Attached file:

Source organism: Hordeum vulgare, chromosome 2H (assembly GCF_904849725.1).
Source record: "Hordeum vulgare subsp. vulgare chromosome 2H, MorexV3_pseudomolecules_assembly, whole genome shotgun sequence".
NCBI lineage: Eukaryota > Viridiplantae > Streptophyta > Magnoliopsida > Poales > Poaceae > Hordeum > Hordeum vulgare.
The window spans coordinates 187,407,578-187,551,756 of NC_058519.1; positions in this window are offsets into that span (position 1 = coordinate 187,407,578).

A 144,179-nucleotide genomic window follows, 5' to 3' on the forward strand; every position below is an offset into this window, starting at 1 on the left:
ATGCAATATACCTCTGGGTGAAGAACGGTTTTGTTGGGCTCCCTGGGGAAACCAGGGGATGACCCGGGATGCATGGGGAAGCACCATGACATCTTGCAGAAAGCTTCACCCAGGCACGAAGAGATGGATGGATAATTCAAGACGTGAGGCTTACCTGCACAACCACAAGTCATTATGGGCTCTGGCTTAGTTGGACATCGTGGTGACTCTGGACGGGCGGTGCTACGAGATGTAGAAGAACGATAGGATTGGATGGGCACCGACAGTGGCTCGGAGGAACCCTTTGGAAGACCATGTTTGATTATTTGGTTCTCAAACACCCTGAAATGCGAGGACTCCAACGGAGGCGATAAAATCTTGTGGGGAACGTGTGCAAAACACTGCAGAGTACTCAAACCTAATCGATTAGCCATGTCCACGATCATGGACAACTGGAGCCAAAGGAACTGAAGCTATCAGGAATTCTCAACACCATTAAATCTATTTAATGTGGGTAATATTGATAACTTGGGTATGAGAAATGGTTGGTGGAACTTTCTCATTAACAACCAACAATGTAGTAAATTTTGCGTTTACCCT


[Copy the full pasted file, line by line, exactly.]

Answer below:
Source organism: Hordeum vulgare, chromosome 2H (assembly GCF_904849725.1).
Source record: "Hordeum vulgare subsp. vulgare chromosome 2H, MorexV3_pseudomolecules_assembly, whole genome shotgun sequence".
NCBI lineage: Eukaryota > Viridiplantae > Streptophyta > Magnoliopsida > Poales > Poaceae > Hordeum > Hordeum vulgare.
The window spans coordinates 187,407,578-187,551,756 of NC_058519.1; positions in this window are offsets into that span (position 1 = coordinate 187,407,578).

A 144,179-nucleotide genomic window follows, 5' to 3' on the forward strand; every position below is an offset into this window, starting at 1 on the left:
ATGCAATATACCTCTGGGTGAAGAACGGTTTTGTTGGGCTCCCTGGGGAAACCAGGGGATGACCCGGGATGCATGGGGAAGCACCATGACATCTTGCAGAAAGCTTCACCCAGGCACGAAGAGATGGATGGATAATTCAAGACGTGAGGCTTACCTGCACAACCACAAGTCATTATGGGCTCTGGCTTAGTTGGACATCGTGGTGACTCTGGACGGGCGGTGCTACGAGATGTAGAAGAACGATAGGATTGGATGGGCACCGACAGTGGCTCGGAGGAACCCTTTGGAAGACCATGTTTGATTATTTGGTTCTCAAACACCCTGAAATGCGAGGACTCCAACGGAGGCGATAAAATCTTGTGGGGAACGTGTGCAAAACACTGCAGAGTACTCAAACCTAATCGATTAGCCATGTCCACGATCATGGACAACTGGAGCCAAAGGAACTGAAGCTATCAGGAATTCTCAACACCATTAAATCTATTTAATGTGGGTAATATTGATAACTTGGGTATGAGAAATGGTTGGTGGAACTTTCTCATTAACAACCAACAATGTAGTAAATTTTGCGTTTACCCT